Analysis reveals that the «fastest» local search metaheuristic for all 211 instances is OPT as it was expected. Its running time is approximately 25 times bigger than computing time of initial algorithm, however, even for 1000 clients in a delivery net the maximum running time does not exceed 3 seconds.

    Next algorithm is GLS, which is approximately 300 times slower than initial one. In sets B, E, F, P, M and X it nearly always (94%) ranks # 2 just after OPT. Of course, there are cases when GLS works slightly slower than others, but the number of such situations is not very significant and the difference between obtained values ​​does not exceed 1 second. However, in sets A and G GLS works with mixed results: computing times of GLS, SA, VRTR or LKH-3 (depending on dataset) are fluctuated and too close to each other, so it is impossible to find a leader.

    Average computing time of VRTR steadily goes at the third plays, except for set G with geometric instances and several rare cases from other datasets. VRTR has smooth growth of speed, and no special aspects of its work are found apart from not very stable work with geometric-inspired instances.

    Next one is SA. In comparison with VRTR, SA has bigger growth of speed and the plot of its running time is more fluctuated. In sets A, B, E, F and P this algorithm executes quicker than LKH-3 but slower than VRTR. However, in sets G, M and X it shows much worse effectivity, when the number of clients in a delivery net becomes more than 100. It means that SA is better to use for instances with up to one hundred delivery points.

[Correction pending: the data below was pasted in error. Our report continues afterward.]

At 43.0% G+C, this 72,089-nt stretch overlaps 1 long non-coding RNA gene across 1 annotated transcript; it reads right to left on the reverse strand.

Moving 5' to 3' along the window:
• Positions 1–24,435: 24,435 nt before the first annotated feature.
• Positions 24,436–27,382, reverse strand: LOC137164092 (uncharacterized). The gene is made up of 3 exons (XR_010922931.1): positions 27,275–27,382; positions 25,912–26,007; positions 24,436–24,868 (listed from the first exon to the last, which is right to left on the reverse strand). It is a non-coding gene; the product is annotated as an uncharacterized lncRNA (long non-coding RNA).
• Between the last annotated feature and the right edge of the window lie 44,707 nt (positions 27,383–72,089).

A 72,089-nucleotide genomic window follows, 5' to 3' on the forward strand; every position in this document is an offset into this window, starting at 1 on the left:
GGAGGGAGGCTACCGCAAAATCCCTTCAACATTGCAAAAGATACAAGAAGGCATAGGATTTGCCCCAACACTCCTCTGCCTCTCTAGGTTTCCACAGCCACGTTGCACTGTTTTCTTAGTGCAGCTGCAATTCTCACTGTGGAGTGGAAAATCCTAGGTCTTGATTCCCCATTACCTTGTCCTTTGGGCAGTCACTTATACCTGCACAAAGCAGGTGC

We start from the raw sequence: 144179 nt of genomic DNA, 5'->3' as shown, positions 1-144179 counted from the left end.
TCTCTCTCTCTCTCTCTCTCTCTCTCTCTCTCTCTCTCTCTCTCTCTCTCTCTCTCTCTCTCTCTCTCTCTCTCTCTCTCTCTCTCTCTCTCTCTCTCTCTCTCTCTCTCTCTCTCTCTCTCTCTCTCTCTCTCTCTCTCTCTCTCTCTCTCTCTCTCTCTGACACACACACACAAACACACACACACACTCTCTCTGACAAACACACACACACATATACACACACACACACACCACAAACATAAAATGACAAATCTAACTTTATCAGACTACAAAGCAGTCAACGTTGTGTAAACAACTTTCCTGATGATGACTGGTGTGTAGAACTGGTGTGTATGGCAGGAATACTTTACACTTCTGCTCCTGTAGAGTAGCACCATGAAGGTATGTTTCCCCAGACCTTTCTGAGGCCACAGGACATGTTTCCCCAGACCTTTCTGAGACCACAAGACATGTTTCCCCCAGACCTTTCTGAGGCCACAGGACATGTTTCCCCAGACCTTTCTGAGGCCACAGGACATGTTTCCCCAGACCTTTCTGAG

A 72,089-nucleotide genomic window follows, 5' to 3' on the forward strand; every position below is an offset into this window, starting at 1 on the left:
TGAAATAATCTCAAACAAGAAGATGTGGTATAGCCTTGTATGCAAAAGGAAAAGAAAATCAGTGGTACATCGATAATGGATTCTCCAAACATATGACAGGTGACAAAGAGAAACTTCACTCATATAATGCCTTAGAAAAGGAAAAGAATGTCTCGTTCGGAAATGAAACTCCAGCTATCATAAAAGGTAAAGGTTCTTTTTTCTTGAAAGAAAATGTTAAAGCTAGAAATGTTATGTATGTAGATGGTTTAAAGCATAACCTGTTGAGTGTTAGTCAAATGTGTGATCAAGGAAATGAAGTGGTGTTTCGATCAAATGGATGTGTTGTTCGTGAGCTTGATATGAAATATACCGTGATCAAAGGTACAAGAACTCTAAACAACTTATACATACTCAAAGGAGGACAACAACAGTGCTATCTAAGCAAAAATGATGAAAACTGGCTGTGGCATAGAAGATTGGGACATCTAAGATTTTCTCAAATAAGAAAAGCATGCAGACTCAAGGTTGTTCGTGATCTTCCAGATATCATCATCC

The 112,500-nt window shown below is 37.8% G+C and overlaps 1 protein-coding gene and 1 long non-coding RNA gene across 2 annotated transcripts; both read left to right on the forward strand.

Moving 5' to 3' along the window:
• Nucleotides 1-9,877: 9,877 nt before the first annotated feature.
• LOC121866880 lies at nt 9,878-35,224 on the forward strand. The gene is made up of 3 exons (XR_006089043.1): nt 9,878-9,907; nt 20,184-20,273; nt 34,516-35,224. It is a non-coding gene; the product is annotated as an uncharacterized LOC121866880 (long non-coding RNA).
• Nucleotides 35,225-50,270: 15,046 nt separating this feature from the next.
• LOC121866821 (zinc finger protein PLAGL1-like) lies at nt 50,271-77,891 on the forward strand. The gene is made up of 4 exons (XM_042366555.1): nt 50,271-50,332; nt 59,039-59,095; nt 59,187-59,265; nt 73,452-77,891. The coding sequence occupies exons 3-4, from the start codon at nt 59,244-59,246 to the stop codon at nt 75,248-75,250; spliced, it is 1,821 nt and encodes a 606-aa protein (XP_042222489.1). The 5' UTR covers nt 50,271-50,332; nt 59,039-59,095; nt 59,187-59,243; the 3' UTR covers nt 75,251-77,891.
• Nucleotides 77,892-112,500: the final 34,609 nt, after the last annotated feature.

LKH-3 is slower than other mentioned metaheuristics (except for TS) for all datasets apart from sets G, M and those instances from set X with 322 and more delivery points. The main unique feature of LKH-3 is its variability. Linear chart of running times of LKH-3 has a lot of drastic jumps and slumps. That is why this metaheuristic has not very positive computing time rate. Nevertheless, LKH-3 can work very quickly, especially when there are no more than 50-80 clients in a net.

    Last one metaheuristic to be discussed concerning its computing time is TS. As LKH-3, linear chart of running times has a lot of drastic jumps and slumps. In average, this is the slowest algorithm in this group, however, in a third of cases it can compete with LKH-3 or SA but not very significant speeding up can be noticed.

    7. Pareto optimal local search metaheuristics

    The algorithm m0 e M is Pareto optimal if (Vm e M) ((m ф m0) ^ (Xe (m, D) > Xe (m0, D)) v (Xt (m, D) > Xt (m0, D))). Thus, our aim is to find a sets of Pareto optimal algorithms for different types of input data.

    Figures from 7 to 16 are plotted using values ​​from Table 1 and Table 2. The horizontal axis represents average computing time Xt (M, D) in seconds. The vertical axis shows average solution quality X? (M, D).

    Fig. 7. Average solution quality vs. average running time, set A

    Fig. 8. Average solution quality vs. average running time, set B

    3,0 »

    7,0%

    Set E

    & 6,0%

    5,0%

    4,0%

    5? 3,0%

    < 2,0%

    1,0%

    0,0%

    . Initial solution [CW5

    or NN)

    »OPT

    t> G LS _

    • TS j

    VRTR

    fc SA 1 «LXH-3

    0,0000

    0,5000

    1,0000

    1,5000

    2,0000

    2,5000

    Average computing time, s

    Fig. 9. Average solution quality vs. average running time, set E

    Fig. 10. Average solution quality vs. average running time, set F

    Set G

    fr G LS

    12,0% Initial solution (CWS or NN)

    10,0% & OPT

    ?

    § 8,0% O "

    c. o

    = 6r0% o

    w

    Qj Q

    E 4.0%

    4J a

    2,0% 0,0%

    0,0000 2,0000 4,0000 6,0000 8,0000 10,0000 12,0000 14,0000 16,0000 18, (1000

    Average computing time, s

    »TS

    fr SA

    LKH-3

    t VRTR

    Fig. 11. Average solution quality vs. average running time, set G